Contact centers typically handle several different kinds of interactions for one or more organizations. For example, telephone callers may speak different languages, call about different promotions or call to speak with one or more separate departments, i.e. billing vs. sales. A single contact center may be associated with a single entity, such as an airline. Alternatively, a contact center may be independently operated and provide agents to support several different service providers. The latter may occur when service providers outsource their contact centers. Grouping together several different contact centers into one can be advantageous, because it facilitates economies of scale.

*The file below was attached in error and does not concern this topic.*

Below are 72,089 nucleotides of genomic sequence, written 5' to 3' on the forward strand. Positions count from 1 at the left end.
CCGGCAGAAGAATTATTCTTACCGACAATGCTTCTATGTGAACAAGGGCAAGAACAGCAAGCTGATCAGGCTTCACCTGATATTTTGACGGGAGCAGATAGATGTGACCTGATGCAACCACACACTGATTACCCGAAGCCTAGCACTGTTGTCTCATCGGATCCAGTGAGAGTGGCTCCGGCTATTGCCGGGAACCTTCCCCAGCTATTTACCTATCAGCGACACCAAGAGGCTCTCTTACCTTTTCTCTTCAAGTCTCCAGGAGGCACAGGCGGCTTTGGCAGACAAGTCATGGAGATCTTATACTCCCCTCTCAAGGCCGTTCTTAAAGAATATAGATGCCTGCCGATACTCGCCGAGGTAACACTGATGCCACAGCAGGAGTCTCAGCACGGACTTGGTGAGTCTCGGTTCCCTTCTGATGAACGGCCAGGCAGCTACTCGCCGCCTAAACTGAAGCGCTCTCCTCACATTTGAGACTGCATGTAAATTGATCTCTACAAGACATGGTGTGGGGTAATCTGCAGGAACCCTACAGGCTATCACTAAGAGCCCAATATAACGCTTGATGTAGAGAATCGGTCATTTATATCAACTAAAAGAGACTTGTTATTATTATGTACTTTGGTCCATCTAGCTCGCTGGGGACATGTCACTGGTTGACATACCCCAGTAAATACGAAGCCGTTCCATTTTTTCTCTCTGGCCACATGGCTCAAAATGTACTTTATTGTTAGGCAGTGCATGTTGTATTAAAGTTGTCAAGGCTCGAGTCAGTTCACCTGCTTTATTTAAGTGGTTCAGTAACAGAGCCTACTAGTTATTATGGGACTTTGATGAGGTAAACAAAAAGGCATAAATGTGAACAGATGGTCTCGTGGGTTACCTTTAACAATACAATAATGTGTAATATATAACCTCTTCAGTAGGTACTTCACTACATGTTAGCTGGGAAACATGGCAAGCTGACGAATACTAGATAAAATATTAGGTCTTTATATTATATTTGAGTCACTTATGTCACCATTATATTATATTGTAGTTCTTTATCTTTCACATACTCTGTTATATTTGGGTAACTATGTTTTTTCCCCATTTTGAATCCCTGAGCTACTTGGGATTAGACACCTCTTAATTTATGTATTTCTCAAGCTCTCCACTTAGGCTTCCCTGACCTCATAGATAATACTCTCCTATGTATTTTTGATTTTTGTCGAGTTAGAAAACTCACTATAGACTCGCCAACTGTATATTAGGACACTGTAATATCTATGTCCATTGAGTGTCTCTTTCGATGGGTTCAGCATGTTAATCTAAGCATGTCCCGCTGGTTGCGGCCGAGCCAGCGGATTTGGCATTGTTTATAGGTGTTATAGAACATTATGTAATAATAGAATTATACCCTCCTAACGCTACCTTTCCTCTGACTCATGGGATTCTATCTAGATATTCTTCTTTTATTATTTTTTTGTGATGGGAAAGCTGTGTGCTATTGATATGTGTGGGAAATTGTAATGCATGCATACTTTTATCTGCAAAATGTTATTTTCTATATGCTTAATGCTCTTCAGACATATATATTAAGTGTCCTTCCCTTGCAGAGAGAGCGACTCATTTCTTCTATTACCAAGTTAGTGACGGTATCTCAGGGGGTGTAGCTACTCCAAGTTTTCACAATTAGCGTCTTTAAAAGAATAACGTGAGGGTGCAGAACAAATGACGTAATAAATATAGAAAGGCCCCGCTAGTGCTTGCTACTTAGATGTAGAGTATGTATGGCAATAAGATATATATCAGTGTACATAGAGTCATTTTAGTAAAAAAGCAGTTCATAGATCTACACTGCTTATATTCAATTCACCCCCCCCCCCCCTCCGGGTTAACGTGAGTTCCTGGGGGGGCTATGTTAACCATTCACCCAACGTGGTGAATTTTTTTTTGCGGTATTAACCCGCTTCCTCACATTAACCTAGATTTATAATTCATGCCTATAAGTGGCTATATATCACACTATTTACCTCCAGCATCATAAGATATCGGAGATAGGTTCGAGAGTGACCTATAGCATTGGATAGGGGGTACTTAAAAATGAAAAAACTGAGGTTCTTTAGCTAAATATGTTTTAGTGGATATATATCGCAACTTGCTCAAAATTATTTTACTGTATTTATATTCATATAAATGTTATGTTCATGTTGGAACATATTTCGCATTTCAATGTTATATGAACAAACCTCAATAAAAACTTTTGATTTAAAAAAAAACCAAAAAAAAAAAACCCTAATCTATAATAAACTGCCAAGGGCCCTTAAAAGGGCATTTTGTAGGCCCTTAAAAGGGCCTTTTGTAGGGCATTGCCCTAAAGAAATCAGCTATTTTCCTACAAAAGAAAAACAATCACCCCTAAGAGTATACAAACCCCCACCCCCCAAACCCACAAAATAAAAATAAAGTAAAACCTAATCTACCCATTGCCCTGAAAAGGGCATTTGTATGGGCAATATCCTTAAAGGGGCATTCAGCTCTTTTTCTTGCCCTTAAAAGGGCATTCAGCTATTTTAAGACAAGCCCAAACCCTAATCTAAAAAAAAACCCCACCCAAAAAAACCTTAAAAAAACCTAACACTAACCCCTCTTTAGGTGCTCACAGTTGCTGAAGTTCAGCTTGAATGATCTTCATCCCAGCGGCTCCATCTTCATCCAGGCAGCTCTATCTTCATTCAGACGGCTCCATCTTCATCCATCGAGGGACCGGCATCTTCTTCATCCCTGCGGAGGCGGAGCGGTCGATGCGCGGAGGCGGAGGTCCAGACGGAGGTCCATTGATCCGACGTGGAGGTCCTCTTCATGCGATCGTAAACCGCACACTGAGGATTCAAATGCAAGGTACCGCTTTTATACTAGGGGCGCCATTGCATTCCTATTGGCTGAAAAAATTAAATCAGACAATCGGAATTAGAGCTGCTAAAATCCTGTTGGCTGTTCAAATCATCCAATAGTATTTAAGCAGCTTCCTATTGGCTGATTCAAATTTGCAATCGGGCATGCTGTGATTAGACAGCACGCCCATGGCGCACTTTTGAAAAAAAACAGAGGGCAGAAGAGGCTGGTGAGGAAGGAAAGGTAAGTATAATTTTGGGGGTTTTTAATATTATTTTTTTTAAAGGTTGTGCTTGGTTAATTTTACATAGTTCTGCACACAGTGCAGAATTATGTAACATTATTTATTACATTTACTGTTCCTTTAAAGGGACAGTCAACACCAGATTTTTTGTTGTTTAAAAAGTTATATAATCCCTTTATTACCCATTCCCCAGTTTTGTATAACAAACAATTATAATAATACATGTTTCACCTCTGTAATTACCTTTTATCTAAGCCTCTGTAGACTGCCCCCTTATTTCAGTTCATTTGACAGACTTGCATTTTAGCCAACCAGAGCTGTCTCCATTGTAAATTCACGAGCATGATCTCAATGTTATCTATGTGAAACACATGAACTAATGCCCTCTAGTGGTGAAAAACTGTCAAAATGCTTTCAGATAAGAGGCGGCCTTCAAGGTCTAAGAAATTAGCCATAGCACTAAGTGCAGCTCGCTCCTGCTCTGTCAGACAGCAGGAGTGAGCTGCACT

Several routing techniques have been developed to ensure that agents respond promptly to calls. Load-based routing has been used to try to enable the workload to be shared equitably among agents. According to load-based routing, a new service request, such as a call, may be assigned to the agent that has been idle the longest. As an illustrative example, consider a consumer-electronics contact center. The service requests handled by the contact center may be classified into three types: sales inquiry, technical support and customer service. The agents belong to a single agent pool, with each agent handling every type of service request. When several of the agents are idle, new service requests are assigned to the agent that has been idle the longest. When all of the agents are engaged, each new service request waits in a queue. When an agent finishes handling a service request, the routing system routes another service request to the agent, if any are waiting. The agent would be assigned the service request that has been waiting the longest, whatever the type.